Hungary: Central Bank keeps rate unchanged in September but prepares for normalization
At its latest monetary policy meeting held on 18 September, the Monetary Council of the Hungarian National Bank (MNB) decided to leave the base rate unchanged at its current record low of 0.90%, while also holding steady all other monetary policy instruments. Accordingly, the one-week collateralized lending rate for banks and the overnight collateralized lending rate both remained at 0.90%, while the overnight deposit rate stayed at minus 0.15%. The announcement came widely in line with market expectations.
The Bank’s decision was again motivated by its goal of achieving its inflation target in a sustainable manner. Headline inflation remained steady in August at July’s over five-year high of 3.4%, which was above the Bank’s 3.0% target but still within its tolerance band of plus or minus 1.0 percentage point. Volatile fuel and unprocessed food prices were the main drivers of the acceleration in inflation in the first two months of Q3. The Bank projects that robust consumer spending, higher oil prices and a hike in excise taxes will put upward pressure on inflation in the coming months, partly offset by well-anchored inflation expectations. As a result, the Bank expects the inflation target to be reached sustainably only from mid-2019.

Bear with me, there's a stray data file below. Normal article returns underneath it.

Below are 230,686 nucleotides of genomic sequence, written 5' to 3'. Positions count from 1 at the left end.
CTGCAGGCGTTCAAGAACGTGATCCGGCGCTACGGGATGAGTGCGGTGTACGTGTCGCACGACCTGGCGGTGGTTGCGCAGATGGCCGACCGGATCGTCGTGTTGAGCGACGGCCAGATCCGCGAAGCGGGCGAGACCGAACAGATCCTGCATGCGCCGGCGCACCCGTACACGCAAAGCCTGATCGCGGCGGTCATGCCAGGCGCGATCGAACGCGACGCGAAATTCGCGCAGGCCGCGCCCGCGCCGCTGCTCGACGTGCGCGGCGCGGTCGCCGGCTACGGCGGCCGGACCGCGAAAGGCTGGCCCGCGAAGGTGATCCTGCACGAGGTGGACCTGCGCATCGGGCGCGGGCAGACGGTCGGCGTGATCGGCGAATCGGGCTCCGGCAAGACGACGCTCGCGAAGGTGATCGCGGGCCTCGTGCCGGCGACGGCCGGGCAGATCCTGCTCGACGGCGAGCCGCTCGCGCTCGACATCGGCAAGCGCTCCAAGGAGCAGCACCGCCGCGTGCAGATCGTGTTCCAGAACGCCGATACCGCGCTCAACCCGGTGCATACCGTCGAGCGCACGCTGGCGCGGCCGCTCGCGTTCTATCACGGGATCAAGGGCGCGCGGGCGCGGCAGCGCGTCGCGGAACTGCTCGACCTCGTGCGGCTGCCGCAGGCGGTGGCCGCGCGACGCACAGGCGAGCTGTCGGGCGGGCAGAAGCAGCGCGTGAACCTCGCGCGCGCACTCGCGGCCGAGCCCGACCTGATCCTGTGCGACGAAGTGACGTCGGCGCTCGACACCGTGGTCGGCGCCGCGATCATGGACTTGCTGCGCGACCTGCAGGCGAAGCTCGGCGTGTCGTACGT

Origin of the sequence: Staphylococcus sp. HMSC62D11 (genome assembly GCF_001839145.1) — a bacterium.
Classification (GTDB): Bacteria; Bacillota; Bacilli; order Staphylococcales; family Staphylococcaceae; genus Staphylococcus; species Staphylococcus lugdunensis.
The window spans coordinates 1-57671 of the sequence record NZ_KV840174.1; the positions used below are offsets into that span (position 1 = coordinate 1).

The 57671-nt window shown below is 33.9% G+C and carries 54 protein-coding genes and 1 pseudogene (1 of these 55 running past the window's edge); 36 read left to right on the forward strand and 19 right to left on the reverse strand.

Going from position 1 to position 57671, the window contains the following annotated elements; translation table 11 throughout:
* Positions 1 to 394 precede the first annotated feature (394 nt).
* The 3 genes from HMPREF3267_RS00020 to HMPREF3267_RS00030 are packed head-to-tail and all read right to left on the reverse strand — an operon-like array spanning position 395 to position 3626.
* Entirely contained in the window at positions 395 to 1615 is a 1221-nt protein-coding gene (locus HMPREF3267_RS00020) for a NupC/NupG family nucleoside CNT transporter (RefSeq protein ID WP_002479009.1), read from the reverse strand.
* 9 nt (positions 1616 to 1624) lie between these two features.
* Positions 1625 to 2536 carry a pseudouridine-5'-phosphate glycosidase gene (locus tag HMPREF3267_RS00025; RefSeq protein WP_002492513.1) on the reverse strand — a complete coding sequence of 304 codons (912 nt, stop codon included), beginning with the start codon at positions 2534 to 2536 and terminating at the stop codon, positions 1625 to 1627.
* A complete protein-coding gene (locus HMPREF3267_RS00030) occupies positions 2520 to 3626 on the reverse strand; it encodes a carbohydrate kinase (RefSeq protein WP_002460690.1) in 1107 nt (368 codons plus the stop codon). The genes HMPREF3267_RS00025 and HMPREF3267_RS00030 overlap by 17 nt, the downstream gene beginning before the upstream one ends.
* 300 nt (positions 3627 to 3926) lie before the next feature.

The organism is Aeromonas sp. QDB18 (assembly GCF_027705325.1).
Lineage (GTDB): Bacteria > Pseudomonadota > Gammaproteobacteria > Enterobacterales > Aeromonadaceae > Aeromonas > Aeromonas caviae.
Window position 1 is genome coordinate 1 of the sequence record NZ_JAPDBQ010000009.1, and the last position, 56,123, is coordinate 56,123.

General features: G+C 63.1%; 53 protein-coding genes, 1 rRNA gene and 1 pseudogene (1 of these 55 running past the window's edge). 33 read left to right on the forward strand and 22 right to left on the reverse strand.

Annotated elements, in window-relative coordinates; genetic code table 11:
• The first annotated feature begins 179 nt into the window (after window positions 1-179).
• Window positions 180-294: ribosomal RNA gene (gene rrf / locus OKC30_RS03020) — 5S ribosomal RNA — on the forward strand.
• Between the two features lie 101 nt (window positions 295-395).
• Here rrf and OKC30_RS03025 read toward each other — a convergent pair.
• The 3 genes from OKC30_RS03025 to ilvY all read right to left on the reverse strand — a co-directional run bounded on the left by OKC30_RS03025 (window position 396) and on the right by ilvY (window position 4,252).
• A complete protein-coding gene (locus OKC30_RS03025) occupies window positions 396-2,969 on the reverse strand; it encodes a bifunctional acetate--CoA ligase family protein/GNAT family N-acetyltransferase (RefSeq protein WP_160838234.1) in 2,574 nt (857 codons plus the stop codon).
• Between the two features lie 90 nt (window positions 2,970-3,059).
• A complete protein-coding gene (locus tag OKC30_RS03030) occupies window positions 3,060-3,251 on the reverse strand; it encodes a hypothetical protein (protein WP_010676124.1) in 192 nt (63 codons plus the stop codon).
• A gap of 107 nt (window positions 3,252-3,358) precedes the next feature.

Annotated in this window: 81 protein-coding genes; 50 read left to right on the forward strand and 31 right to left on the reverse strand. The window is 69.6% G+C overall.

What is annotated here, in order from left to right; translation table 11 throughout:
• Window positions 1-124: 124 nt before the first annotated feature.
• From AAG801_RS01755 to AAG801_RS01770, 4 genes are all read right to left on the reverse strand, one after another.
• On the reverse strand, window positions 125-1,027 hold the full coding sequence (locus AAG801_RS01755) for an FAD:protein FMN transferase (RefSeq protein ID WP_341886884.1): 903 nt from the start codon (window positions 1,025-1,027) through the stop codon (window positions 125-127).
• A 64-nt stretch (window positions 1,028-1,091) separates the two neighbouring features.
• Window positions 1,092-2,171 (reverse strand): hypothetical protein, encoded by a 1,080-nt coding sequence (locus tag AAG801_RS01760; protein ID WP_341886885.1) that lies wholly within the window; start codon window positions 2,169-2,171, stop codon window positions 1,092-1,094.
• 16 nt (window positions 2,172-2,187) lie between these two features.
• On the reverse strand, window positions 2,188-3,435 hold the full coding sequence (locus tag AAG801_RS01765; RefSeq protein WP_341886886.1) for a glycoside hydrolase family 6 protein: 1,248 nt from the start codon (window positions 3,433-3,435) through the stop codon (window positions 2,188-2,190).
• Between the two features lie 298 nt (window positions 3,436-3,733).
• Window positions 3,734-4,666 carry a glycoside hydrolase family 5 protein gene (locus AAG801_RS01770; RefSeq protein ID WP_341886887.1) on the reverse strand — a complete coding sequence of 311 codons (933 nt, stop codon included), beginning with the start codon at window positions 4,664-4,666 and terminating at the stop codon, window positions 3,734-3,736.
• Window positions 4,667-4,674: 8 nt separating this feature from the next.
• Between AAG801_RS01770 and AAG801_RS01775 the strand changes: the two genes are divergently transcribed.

The Bank’s forward guidance changed from the previous month. Although it reiterated that loose monetary conditions are still necessary in order to nudge growth towards its potential and bring inflation to the 3.0% target on a sustainable basis, it also stated its readiness to normalize the monetary stance in the near-term. The timing and intensity of the Bank’s normalization of monetary policy will depend on the monetary policy decisions taken by the European Central Bank and the evolution of the outlook for inflation. Part of the normalization process will include the gradual reduction of the number of unconventional instruments which affect short-term yields and the fine-tuning of unconventional instruments which affect long-term yields. The first step of this policy shift entails the phasing-out of the three-month deposit facility, the interest rate swap facility tenders and the mortgage purchase program by the end of Q4 2018.
The next monetary policy meeting will be held on 16 October.